(They would be thinking about some imperfection in their life. Something they needed to work on.)  a.      What does the “no difference” statement say to this person concerned about still being “in sin?” (You have no “minor sin” in your life. As far as God is concerned, there is “no difference” between you and a serial killer! “All have sinned and fall short of the glory of God.” Romans 3:23. If you fall short, you fall short whether it is by an inch or a hundred miles. Grace is a gift, it does not turn on your works.)
A.      Read Romans 3:27-30.
Paul says “no boasting.” Why?
(Because our works have nothing to do with grace.)
1.      What is the opposite of boasting?
(Feelings of inferiority or inadequacy.)
a.      If boasting is out, are feelings of inadequacy out?
(Yes! Praise God they are no more logical than boasting. A lack of confidence in our Lord’s grace, is no better than our boasting about our role in the Lord’s gift of grace.)
A.      Read Romans 4:4-5.
What is our obligation when it comes to grace?
(To trust God.)
1.      If we are uncertain of our salvation, are we trusting God?
(No. We are considering whether we have enough “credit” from our own works!)
I.      The Path to Holiness
A.      Read Romans 3:31.
What does a correct understanding of unmerited grace do to the law?
(It is not against the law. It upholds the law.)
A.      Read Galatians 5:13-18.
Once we have full and complete assurance of salvation by grace alone, how shall we live? (We are free!  We do not need to obey the law to continue in grace.  But Paul says “do not use your freedom to indulge the sinful nature.”)
1.      Why would it be unnatural for us to indulge the sinful nature?
(God died for my sins. He gave up His life for your sins. Sin has created a flood of pain and suffering for God and for humans. If God so greatly loved you, how can you fail to live a life of love towards others? The essence of the law is love.)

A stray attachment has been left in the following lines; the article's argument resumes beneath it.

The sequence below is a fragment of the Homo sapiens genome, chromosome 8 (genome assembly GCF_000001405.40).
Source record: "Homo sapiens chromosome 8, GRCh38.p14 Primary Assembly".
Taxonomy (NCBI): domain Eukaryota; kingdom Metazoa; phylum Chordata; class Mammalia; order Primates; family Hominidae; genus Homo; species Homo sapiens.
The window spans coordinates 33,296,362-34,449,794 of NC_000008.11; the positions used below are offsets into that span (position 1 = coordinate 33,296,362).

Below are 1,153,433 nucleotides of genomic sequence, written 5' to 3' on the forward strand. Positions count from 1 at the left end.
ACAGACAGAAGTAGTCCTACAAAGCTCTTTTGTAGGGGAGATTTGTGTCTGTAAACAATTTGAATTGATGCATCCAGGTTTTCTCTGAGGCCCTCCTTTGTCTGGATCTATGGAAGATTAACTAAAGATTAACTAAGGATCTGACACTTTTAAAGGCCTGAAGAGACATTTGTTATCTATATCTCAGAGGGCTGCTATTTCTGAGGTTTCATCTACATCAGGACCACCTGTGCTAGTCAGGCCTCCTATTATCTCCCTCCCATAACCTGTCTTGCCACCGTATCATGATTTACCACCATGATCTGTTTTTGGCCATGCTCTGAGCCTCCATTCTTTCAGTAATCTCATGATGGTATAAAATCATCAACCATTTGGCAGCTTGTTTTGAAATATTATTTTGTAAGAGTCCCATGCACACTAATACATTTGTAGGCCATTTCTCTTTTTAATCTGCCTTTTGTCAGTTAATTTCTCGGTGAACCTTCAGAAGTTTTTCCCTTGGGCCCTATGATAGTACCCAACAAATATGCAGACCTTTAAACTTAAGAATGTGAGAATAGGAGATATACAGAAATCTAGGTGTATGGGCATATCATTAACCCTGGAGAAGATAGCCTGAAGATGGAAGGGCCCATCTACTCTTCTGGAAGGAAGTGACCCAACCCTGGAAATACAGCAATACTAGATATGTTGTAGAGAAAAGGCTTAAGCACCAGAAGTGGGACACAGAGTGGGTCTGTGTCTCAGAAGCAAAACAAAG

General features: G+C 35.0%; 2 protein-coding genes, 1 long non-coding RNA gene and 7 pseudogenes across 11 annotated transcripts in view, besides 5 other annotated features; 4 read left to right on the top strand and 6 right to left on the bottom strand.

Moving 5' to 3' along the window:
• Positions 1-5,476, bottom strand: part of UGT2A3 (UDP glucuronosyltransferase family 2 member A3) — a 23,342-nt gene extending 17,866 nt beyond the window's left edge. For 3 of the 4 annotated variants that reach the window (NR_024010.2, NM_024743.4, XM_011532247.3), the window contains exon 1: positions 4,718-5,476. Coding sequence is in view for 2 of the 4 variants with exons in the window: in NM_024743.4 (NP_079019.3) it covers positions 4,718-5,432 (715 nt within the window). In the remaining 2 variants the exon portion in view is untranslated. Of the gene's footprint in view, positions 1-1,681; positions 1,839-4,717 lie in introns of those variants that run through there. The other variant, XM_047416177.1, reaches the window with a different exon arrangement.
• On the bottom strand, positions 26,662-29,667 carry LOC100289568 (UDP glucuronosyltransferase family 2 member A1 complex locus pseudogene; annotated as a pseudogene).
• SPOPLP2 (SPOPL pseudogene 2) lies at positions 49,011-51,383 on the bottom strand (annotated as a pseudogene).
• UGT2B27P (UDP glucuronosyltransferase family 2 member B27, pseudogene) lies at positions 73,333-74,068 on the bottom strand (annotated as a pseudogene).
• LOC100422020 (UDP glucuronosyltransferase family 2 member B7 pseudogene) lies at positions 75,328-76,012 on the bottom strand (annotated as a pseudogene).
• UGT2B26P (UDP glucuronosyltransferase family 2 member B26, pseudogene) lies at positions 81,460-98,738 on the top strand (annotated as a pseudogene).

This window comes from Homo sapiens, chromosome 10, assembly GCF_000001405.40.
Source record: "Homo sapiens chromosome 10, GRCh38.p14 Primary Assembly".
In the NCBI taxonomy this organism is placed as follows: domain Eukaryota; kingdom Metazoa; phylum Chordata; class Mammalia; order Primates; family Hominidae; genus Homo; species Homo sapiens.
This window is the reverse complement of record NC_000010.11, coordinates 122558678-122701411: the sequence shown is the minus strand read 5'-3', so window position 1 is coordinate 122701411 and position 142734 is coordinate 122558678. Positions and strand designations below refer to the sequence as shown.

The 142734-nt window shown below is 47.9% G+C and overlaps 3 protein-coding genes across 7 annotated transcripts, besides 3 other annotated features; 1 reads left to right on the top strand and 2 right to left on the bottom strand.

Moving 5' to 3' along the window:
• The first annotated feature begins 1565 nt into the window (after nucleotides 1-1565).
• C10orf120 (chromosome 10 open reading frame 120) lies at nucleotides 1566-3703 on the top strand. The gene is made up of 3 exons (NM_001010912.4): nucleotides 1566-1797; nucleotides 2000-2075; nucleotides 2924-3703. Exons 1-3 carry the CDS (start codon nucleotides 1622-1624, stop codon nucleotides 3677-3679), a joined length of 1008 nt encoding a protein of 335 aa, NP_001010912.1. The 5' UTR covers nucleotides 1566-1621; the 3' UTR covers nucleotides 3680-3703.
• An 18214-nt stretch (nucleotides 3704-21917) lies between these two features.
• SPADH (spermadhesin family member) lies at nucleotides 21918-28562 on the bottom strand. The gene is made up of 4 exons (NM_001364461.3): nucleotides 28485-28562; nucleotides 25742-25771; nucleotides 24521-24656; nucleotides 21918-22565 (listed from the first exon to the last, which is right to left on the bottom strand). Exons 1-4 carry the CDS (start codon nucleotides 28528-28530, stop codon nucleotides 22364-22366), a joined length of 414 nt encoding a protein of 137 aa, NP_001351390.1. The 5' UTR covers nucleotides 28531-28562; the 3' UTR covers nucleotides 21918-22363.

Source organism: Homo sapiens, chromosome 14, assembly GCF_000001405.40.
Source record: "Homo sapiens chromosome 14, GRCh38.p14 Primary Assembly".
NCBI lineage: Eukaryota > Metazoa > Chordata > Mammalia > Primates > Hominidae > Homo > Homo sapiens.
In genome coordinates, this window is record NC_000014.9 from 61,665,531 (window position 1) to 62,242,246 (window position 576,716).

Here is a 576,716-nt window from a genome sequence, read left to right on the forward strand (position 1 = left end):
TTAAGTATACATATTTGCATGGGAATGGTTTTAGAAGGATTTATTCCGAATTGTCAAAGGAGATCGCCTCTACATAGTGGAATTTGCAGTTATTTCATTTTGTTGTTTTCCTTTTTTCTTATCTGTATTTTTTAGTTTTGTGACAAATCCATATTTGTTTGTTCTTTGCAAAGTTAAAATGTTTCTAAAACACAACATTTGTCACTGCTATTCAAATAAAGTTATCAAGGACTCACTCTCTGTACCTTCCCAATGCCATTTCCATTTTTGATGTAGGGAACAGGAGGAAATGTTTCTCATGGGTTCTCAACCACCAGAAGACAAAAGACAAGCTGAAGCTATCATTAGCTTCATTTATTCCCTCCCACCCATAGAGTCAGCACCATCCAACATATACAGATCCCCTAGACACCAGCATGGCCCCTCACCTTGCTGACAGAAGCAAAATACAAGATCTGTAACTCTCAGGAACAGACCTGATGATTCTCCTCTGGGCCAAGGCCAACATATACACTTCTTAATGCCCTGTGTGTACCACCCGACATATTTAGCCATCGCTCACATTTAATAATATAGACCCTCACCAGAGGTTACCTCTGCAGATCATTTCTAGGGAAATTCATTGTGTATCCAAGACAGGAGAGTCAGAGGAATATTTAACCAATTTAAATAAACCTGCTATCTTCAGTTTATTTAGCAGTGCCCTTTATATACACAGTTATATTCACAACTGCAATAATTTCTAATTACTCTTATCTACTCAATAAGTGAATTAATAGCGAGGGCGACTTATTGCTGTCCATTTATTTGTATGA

A.      Read again Galatians 5:16-18.
What is the key to living a life of love, a life pleasing to God?
(Live by the power of the Holy Spirit!)
A.      Read Galatians 5:19-25. Are we called to live a holy life? (Yes. Without doubt.)
1.      Does living a holy life, and refraining from living a sinful nature life, save us?
(No! We are still saved by grace alone. It is a gift.)
1.      Assured of our salvation, what is the goal of our life?
(To have the Holy Spirit crucify our sinful nature, with its “passions and desires.”)
A.      Dear friend, accept God’s free gift of salvation by grace alone with joy and confidence!  If you choose to confess sin, and accept Jesus’ sacrifice on your behalf, you are saved. You need have no doubt of your salvation. On the other hand, if you believe your salvation turns on your right works, you are following Cain - and you are under a curse.  Will you, today, take the gift and not the curse?      
Next week: Growing in Christ.                                    

Saturday, October 20, 2012

God's everlasting covenant is with you

2 Samuel 23:5

 “If my house were not right with God, surely he would not have made with me an everlasting covenant,
  arranged and secured in every part; surely he would not bring to fruition my salvation
  and grant me my every desire.